Colts vs Chiefs

Colts vs Chiefs : The last time the Indianapolis Colts and Kansas City Chiefs faced off in the NFL postsesason, Colts quarterback Andrew Luck delivered a memorable second-half comeback.  Luck and the Colts came back from 28 points down to defeat Andy Reid’s team in the 2014 Wild Card Round.

While another double-digit point comeback is unlikely Saturday, the 2014 meeting serves as a good reminder of what Luck is capable of in the postseason.

Opposing Luck in the latest playoff showdown between the Colts and Chiefs is first-year starter and Most Valuable Player favorite Patrick Mahomes, who is attempting to make his own imprint on the playoffs.

It’s easy to get caught up in the hysteria surrounding Mahomes going into Saturday, but we need to temper our expectations a bit.

After all, this is the first NFL playoff game for an up-and-coming star of the league, and he’s going to experience some nerves on his first few drives.

Once Mahomes settles into a rhythm in the pocket, he’ll be his normal self, but the Colts won’t make life easy for the second-year player.

Indianapolis comes into Arrowhead Stadium with the 16th-ranked passing defense in the NFL, but it’s only given up 21 passing touchdowns, which is tied for the third-best total in the league.

With the Colts secondary standing firm in and around the end zone, the Chiefs will have to rely on their ground game to put a few touchdowns on the board.

Mahomes will eventually throw for two scores in the air, but those will be on longer plays where Tyreek Hill can stretch the field and Travis Kelce exploits a mismatch.

Because his touchdowns will be of the longer variety, Mahomes comes close to hitting the 300-yard mark for the 11th time this season.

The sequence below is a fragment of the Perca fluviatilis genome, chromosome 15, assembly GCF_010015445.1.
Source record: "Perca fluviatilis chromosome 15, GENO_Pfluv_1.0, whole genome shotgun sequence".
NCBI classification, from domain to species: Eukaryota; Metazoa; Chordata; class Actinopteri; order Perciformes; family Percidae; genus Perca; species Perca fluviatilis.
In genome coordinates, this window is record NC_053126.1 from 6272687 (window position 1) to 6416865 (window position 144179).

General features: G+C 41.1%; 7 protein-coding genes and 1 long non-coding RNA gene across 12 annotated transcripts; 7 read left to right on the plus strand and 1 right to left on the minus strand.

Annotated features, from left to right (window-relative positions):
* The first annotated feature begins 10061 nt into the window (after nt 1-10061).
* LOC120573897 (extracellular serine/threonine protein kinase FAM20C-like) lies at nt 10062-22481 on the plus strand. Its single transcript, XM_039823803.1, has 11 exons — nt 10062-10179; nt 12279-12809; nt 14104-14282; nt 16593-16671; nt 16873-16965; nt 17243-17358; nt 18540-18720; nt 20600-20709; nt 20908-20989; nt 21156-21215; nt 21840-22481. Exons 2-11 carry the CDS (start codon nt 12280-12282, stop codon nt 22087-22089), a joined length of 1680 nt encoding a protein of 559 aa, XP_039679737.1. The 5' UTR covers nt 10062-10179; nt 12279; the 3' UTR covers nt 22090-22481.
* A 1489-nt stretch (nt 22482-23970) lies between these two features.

Luck will be the more successful quarterback in the offensive statistical categories Saturday, but that doesn’t mean he’s worlds better than Mahomes, it just means he’s facing a weaker defense.

Kansas City ranks 31st in the NFL in passing defense, with only the Cincinnati Bengals producing worse numbers in the regular season.

Luck should have an easy time spreading the ball around to his receivers against Kansas City’s below-average defensive unit.

Even if the Chiefs come up with a few early stops on third down, Luck will eventually find success because he’s been able to hit players other than T.Y. Hilton in the passing game over the last few weeks.

By relying on Hilton, Chester Rogers, Dontrelle Inman and Eric Ebron, Luck will rack up the fourth 300-yard performance of his playoff career.

Luck is 2-1 in the previous three playoff games in which he threw for over 300 yards, with one of those victories being the come-from-behind triumph over Kansas City in 2014.

The development of a balanced offense is one of the main reasons why the Colts are one of the eight teams still alive in the postseason.

In three of his last four games, running back Marlon Mack eclipsed the 100-yard ark, with his latest strong performance coming in the Wild Card Round against the Houston Texans.

Mack has also scampered into the end zone on five occasions in the last four games, and he’ll take the pressure off Luck in red-zone situations once again Saturday.

The combination of Mack’s terrific form and Kansas City’s brutal rushing defense, which is almost equally as bad as its passing defense, allows the Colts running back to produce another triple-digit showing.

Kansas City ranks 27th in rushing defense, as it gives up 132.1 yards per game and five yards per attempt.

In their five regular-season games in December, the Chiefs allowed an average of 164.2 rushing yards and conceded over 200 yards on the ground in their Week 16 loss to Seattle.

Since we don’t see the Chiefs cleaning up their defense by leaps and bounds before Saturday, we expect the Colts to put up impressive numbers that challenge Mahomes and Co. to match.

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